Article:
This panel, along with the one of Saint Candidus, a warrior in the Theban legion who was martyred along with Saint Maurice, was part of the old high altarpiece in the monastery of Sant Cugat del Vallès. Ayne Bru, one of the most important names from the Catalan Cinquecento, was a painter of Central-European origin and training whose work speaks for the influence of Flemish culture and of the art produced in Venice in the period straddling the fifteenth and sixteenth centuries.
On the central panel, Bru depicted the martyrdom of Saint Cucuphas (in Catalan, Sant Cugat) with enormous realism. The executioner cuts the saint’s throat while Cucuphas remains tied to a tree trunk. There appears to be another knife (in a basket) and a dog sleeping peacefully.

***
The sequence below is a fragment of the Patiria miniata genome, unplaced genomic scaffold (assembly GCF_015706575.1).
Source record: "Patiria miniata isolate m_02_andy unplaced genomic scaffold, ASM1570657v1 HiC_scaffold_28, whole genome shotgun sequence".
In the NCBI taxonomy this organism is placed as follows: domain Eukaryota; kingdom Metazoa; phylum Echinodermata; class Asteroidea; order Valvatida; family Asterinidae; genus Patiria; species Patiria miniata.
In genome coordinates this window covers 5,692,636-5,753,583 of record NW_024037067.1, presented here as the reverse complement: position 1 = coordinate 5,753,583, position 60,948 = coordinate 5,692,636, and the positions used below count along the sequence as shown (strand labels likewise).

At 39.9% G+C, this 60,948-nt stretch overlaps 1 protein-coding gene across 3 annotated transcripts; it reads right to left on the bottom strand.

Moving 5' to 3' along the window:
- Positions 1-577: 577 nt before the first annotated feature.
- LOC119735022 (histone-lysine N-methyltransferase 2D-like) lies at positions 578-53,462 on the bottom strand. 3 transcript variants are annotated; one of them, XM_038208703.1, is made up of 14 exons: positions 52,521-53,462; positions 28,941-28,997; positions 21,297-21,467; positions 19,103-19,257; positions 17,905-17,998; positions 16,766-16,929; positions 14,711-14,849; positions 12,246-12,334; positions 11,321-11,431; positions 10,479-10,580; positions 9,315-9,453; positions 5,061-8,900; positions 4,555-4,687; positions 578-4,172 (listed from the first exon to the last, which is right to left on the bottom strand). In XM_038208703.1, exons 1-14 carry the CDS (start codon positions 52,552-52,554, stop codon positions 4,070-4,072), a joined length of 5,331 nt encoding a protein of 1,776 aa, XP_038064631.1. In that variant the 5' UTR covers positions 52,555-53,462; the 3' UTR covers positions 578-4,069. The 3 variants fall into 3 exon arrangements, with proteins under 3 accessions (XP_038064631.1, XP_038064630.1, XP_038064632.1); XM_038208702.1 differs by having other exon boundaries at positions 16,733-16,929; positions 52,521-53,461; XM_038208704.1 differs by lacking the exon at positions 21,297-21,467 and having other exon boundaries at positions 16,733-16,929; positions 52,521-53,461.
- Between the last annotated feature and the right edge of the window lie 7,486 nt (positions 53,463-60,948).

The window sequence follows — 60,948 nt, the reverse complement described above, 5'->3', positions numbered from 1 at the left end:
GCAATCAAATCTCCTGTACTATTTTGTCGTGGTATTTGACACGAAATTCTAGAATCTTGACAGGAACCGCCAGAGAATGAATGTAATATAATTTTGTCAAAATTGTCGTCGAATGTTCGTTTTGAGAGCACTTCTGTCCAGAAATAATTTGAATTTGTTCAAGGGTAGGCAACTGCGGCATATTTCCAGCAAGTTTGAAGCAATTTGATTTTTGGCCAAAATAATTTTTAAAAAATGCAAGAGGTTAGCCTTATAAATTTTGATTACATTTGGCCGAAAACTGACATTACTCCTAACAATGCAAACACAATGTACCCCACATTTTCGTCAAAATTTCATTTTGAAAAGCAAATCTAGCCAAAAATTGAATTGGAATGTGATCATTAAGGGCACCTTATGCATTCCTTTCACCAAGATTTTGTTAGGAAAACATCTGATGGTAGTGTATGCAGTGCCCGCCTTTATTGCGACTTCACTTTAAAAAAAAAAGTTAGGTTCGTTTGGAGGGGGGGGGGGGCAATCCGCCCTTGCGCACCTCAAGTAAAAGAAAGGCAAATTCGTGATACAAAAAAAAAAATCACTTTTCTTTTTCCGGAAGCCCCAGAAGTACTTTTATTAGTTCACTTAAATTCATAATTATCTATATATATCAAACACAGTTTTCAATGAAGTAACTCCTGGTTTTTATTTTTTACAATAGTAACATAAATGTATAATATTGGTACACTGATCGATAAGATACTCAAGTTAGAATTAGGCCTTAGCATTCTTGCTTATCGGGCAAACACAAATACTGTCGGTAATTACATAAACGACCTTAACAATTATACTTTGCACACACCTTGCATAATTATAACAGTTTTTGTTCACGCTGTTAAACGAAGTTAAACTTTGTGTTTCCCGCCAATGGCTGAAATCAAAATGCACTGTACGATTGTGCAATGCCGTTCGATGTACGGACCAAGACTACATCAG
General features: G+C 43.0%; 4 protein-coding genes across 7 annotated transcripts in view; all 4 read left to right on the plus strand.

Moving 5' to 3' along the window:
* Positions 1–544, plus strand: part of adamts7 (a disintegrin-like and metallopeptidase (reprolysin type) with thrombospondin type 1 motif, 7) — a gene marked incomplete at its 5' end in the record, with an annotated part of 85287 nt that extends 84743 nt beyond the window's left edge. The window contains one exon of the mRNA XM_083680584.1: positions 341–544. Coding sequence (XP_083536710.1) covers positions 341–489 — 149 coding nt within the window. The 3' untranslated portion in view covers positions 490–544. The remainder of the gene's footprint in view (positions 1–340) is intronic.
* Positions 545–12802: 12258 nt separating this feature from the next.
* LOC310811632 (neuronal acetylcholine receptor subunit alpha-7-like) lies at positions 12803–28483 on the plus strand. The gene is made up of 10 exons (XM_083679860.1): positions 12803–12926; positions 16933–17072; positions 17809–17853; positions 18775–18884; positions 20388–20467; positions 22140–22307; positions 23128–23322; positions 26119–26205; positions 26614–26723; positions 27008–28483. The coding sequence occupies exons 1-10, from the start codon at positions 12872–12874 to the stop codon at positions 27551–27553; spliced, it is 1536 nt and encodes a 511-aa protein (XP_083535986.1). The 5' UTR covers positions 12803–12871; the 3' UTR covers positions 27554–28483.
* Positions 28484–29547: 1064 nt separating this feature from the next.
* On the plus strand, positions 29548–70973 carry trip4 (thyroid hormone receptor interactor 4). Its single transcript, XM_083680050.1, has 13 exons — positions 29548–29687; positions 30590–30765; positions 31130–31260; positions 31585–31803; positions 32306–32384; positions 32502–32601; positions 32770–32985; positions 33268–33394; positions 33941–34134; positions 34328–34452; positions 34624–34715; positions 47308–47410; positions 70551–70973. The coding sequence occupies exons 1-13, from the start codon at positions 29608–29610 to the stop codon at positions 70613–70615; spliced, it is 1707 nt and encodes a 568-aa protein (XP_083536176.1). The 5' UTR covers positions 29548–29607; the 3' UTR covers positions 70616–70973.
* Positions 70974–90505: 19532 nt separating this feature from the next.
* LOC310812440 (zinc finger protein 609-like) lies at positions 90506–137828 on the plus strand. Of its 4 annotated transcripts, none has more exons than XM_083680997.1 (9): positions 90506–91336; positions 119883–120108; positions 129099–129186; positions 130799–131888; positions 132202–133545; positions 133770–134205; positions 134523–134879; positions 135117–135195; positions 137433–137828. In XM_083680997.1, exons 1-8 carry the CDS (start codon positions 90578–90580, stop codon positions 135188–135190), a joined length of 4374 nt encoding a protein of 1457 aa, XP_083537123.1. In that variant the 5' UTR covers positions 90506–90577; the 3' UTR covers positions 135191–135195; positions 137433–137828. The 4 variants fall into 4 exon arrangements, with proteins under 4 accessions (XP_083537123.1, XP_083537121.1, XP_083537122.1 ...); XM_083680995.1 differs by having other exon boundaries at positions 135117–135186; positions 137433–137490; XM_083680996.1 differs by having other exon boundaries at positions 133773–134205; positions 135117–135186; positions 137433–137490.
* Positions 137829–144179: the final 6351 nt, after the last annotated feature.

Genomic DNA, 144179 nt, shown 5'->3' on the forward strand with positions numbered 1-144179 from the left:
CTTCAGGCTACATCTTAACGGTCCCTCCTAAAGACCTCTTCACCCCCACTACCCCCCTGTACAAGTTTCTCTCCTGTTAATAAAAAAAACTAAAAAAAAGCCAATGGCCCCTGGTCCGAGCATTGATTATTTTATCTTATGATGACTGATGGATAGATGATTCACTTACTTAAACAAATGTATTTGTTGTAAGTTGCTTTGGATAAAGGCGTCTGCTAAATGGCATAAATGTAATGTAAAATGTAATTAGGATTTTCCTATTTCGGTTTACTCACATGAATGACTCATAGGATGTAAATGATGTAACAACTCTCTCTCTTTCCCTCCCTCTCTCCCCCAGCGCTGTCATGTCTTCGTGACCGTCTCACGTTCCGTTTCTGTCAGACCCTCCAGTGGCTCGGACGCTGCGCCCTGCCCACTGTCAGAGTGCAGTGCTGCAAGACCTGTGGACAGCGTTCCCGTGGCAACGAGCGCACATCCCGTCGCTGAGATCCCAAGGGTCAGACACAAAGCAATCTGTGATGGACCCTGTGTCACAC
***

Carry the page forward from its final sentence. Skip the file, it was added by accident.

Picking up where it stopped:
The dog from Bru’s painting of Cucuphas’ martyrdom was later borrowed by Salvador Dalí for one of his work.
The vast countryside that serves as a background anachronistically includes the actual monastery of Sant Cugat.
Marcel Durliat (French Art Historian) believes that though the expressionism in this painting is evidence of a Germanic artistic tradition, Bru’s Quattrocento depiction of the standing figures in contemporary dress, as well as other details, indicate that the painter may have lived or studied in Northern Italy before moving to Barcelona.
The Martyrdom of Saint Cucuphas, 1504–07 by Ayne Bru.